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Key to families | Table of families and genera
Indexes to all accepted names and synonyms:
| A | B | C | D | E | F | G | H | I | J | K | L | M | N | O | P | Q | R | S | T | U | V | W | X | Y | Z |
Annual, perennial herb, woody vine [ shrub], occasionally aquatic.
Leaf: generally basal and cauline, alternate or opposite, simple or compound; petioles at base generally flat, occasionally sheathing or stipule-like.
Inflorescence: cyme, raceme, panicle, or flowers 1.
Flower: generally bisexual, generally radial; sepals 3–6(20), free, early- deciduous or withering in fruit, generally green; petals 0–many, generally free; stamens generally 5–many, staminodes generally 0; pistils 1–many, ovary superior, chamber 1, style 0–1, generally ± persistent as beak, ovules 1–many.
Fruit: achene, follicle, berry, ± utricle in Trautvetteria, in aggregate or not, 1–many-seeded.
± 60 genera, 1700 species: worldwide, especially n temperate, tropical mountains; many ornamental (Adonis, Aquilegia, Clematis, Consolida, Delphinium, Helleborus, Nigella). some highly TOXIC (Aconitum, Actaea, Delphinium, Ranunculus). [Whittemore & Parfitt 1997 FNANM 3:85–271] Taxa of Isopyrum in TJM (1993) moved to Enemion; Kumlienia moved to Ranunculus. —Scientific Editors: Douglas H. Goldman, Bruce G. Baldwin.
Key to Ranunculaceae
Perennial from caudex, rhizome, or tuber.Key to Anemone
Leaf: basal, generally many, simple to compound, generally petioled; blade or leaflets lobed to dissected or not, margins entire or toothed; in flower or fruit withered or not.
Inflorescence: terminal, flowers 1 or 2–7 in cymes; peduncle erect; pedicel elongated in fruit; involucre bracts sessile or stalked, generally in 1–2 whorls of 2–5, simple to compound, ± like leaves or leaflets in size, shape.
Flower: receptacle elongated in fruit; sepals 5–10, petal-like; petals generally 0; stamens 10–200; pistils many, styles persistent as beaks.
± 150 species: arctic, temperate worldwide; some cultivated for ornamental. (Greek: flower shaken by wind) [Dutton et al. 1997 FNANM 3:139–155] Spp. with long, plumose styles sometimes placed in Pulsatilla.
Unabridged references: [Hoot et al. 1994 Syst Bot 19:169–200]
Plant (30)40–70 cm; caudex branches ascending to erect.
Leaf: 3–6(10); petiole (2)4–10(14) cm, silky-hairy; blade 1–2- ternate; leaflet margins dissected in distal 1/3; terminal leaflet (1.5)2.5–4.5(5.5) cm, (1)3–10 cm wide, broadly, irregularly diamond-shaped to obovate; ultimate segments (1.5)2–3.5(5) mm wide.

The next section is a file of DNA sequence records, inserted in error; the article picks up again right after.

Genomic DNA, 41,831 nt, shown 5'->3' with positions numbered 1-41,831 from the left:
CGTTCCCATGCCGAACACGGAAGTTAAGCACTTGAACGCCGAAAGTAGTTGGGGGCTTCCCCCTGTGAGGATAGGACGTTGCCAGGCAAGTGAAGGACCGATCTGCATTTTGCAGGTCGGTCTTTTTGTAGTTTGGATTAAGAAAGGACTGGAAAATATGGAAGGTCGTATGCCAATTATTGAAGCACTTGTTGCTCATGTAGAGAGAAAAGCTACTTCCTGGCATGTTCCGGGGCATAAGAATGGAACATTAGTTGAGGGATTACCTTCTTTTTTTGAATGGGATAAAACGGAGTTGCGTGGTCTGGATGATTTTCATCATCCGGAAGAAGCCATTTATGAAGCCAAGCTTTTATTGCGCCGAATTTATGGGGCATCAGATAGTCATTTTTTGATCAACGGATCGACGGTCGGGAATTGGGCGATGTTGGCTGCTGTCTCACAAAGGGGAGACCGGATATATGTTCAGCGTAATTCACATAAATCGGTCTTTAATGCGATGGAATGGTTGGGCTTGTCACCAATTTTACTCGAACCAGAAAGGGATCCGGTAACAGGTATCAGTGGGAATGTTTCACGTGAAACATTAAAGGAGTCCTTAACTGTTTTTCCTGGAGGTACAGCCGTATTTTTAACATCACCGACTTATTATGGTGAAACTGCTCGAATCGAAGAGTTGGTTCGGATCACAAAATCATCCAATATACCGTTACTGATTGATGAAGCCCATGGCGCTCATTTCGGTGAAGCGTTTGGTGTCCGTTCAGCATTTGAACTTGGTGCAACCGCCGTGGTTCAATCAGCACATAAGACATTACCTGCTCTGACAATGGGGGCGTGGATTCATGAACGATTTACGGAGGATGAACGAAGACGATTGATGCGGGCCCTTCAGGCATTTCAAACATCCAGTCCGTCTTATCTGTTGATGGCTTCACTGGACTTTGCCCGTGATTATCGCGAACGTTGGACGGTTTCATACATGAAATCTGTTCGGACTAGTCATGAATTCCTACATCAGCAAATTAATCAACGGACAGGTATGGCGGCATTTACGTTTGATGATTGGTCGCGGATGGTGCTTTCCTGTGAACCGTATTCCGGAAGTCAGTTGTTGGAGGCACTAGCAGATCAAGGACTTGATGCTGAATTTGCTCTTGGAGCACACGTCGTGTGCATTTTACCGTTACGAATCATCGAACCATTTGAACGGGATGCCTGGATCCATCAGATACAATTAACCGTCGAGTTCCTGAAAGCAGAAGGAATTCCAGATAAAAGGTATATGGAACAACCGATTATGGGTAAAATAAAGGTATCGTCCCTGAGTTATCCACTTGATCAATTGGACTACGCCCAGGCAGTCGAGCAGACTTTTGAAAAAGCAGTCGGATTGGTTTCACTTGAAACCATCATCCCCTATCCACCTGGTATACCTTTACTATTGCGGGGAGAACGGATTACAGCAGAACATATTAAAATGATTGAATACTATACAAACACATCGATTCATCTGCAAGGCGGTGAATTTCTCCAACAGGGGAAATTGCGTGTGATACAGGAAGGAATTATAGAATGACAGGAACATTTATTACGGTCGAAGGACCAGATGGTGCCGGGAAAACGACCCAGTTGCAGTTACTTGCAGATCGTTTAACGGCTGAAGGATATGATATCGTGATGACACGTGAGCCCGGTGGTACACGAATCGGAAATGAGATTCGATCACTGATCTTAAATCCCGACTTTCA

Inflorescence: flowers (2)5–7; peduncle soft-shaggy-hairy; involucre bracts in (1)2 whorls of generally 2–5, generally sessile, ± 1- ternate.
Flower: sepals 5–9, 6–17 mm, ovate or oblong, green to yellow, blue, purple, or red (white), adaxially soft-hairy; stamens 50–80.
Fruit: body 3–4 mm, ellipsoid to elliptic, flat, woolly to densely silky-hairy; pedicel 6–15(23) cm; beak 1–2 mm, ± straight, glabrous; aggregate spheric.
2n=32. Open, gravelly or rocky slopes, ± subalpine; 1700–2750 m. Klamath Ranges (Marble Mtns), n High Sierra Nevada (The Dardanelles, Alpine Co.);
Previous taxon: Anemone lyallii
Next taxon: Anemone occidentalis
Citation for the whole project: Jepson Flora Project (eds.) [year] Jepson eFlora, http://ucjeps.berkeley.edu/IJM.html [accessed on month, day, year]
Citation for an individual treatment: [Author of taxon treatment] [year]. [Taxon name] in Jepson Flora Project (eds.) Jepson eFlora, [URL for treatment]. Accessed on [month, day, year].
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|Bioregions in which taxon occurs||Red area (if present) is the part of the bioregion lying between the upper and lower elevation limits of the taxon;|
markers link to CCH specimen records. If the markers are obscured, reload the page [or change window size and reload]. Yellow markers indicate records that may provide evidence for eFlora range revision or may have georeferencing or identification issues.
Chart based on elevation range in Manual and elevations and coordinates of CCH records.
Data provided by the participants of the Consortium of California Herbaria.
Note: About half of the CCH records include both elevation and coordinates.
|Map made in collaboration with Scott Loarie. Data provided by the participants of the Consortium of California Herbaria.
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